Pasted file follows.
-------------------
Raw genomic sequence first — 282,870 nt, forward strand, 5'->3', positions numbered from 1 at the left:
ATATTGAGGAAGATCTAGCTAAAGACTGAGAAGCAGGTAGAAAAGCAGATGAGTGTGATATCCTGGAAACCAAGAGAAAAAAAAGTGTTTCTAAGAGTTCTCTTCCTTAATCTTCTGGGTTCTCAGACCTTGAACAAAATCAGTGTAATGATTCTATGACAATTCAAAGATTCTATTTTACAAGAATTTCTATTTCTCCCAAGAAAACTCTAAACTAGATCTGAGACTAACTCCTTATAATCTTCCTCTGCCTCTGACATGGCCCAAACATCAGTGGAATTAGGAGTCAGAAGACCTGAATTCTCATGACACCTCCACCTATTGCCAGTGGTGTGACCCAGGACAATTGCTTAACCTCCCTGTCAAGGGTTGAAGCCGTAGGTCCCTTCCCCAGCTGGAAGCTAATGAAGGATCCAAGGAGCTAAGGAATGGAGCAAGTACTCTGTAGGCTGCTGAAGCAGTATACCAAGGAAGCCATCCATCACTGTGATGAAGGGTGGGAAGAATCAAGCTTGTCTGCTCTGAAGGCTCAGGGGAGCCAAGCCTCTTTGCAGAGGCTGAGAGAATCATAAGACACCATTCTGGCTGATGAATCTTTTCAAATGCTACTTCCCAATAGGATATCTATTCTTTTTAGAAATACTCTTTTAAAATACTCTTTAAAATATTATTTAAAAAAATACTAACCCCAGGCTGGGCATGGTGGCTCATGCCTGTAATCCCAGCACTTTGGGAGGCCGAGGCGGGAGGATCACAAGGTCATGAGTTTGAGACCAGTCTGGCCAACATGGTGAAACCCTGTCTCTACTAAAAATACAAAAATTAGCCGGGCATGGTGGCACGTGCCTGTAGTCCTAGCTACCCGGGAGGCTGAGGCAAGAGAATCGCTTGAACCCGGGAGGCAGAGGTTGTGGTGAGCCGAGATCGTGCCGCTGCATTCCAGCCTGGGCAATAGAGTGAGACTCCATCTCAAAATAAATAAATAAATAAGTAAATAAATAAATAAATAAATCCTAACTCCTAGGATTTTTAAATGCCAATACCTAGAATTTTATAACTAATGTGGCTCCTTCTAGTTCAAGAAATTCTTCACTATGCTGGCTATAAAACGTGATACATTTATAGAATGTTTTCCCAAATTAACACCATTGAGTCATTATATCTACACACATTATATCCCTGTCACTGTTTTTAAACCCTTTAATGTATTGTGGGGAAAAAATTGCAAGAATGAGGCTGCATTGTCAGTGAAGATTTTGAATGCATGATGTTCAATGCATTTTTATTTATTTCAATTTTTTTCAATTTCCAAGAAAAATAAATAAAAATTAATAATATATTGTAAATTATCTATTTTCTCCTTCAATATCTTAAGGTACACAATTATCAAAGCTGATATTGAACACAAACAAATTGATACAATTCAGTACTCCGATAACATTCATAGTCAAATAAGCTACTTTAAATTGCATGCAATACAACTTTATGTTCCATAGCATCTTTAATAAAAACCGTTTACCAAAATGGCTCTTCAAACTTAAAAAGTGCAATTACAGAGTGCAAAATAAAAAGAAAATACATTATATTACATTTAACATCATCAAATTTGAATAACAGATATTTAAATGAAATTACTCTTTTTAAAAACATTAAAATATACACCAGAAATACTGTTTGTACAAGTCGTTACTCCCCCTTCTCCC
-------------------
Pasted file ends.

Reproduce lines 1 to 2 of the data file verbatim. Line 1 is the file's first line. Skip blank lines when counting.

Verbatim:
Raw genomic sequence first — 282,870 nt, forward strand, 5'->3', positions numbered from 1 at the left:
ATATTGAGGAAGATCTAGCTAAAGACTGAGAAGCAGGTAGAAAAGCAGATGAGTGTGATATCCTGGAAACCAAGAGAAAAAAAAGTGTTTCTAAGAGTTCTCTTCCTTAATCTTCTGGGTTCTCAGACCTTGAACAAAATCAGTGTAATGATTCTATGACAATTCAAAGATTCTATTTTACAAGAATTTCTATTTCTCCCAAGAAAACTCTAAACTAGATCTGAGACTAACTCCTTATAATCTTCCTCTGCCTCTGACATGGCCCAAACATCAGTGGAATTAGGAGTCAGAAGACCTGAATTCTCATGACACCTCCACCTATTGCCAGTGGTGTGACCCAGGACAATTGCTTAACCTCCCTGTCAAGGGTTGAAGCCGTAGGTCCCTTCCCCAGCTGGAAGCTAATGAAGGATCCAAGGAGCTAAGGAATGGAGCAAGTACTCTGTAGGCTGCTGAAGCAGTATACCAAGGAAGCCATCCATCACTGTGATGAAGGGTGGGAAGAATCAAGCTTGTCTGCTCTGAAGGCTCAGGGGAGCCAAGCCTCTTTGCAGAGGCTGAGAGAATCATAAGACACCATTCTGGCTGATGAATCTTTTCAAATGCTACTTCCCAATAGGATATCTATTCTTTTTAGAAATACTCTTTTAAAATACTCTTTAAAATATTATTTAAAAAAATACTAACCCCAGGCTGGGCATGGTGGCTCATGCCTGTAATCCCAGCACTTTGGGAGGCCGAGGCGGGAGGATCACAAGGTCATGAGTTTGAGACCAGTCTGGCCAACATGGTGAAACCCTGTCTCTACTAAAAATACAAAAATTAGCCGGGCATGGTGGCACGTGCCTGTAGTCCTAGCTACCCGGGAGGCTGAGGCAAGAGAATCGCTTGAACCCGGGAGGCAGAGGTTGTGGTGAGCCGAGATCGTGCCGCTGCATTCCAGCCTGGGCAATAGAGTGAGACTCCATCTCAAAATAAATAAATAAATAAGTAAATAAATAAATAAATAAATCCTAACTCCTAGGATTTTTAAATGCCAATACCTAGAATTTTATAACTAATGTGGCTCCTTCTAGTTCAAGAAATTCTTCACTATGCTGGCTATAAAACGTGATACATTTATAGAATGTTTTCCCAAATTAACACCATTGAGTCATTATATCTACACACATTATATCCCTGTCACTGTTTTTAAACCCTTTAATGTATTGTGGGGAAAAAATTGCAAGAATGAGGCTGCATTGTCAGTGAAGATTTTGAATGCATGATGTTCAATGCATTTTTATTTATTTCAATTTTTTTCAATTTCCAAGAAAAATAAATAAAAATTAATAATATATTGTAAATTATCTATTTTCTCCTTCAATATCTTAAGGTACACAATTATCAAAGCTGATATTGAACACAAACAAATTGATACAATTCAGTACTCCGATAACATTCATAGTCAAATAAGCTACTTTAAATTGCATGCAATACAACTTTATGTTCCATAGCATCTTTAATAAAAACCGTTTACCAAAATGGCTCTTCAAACTTAAAAAGTGCAATTACAGAGTGCAAAATAAAAAGAAAATACATTATATTACATTTAACATCATCAAATTTGAATAACAGATATTTAAATGAAATTACTCTTTTTAAAAACATTAAAATATACACCAGAAATACTGTTTGTACAAGTCGTTACTCCCCCTTCTCCC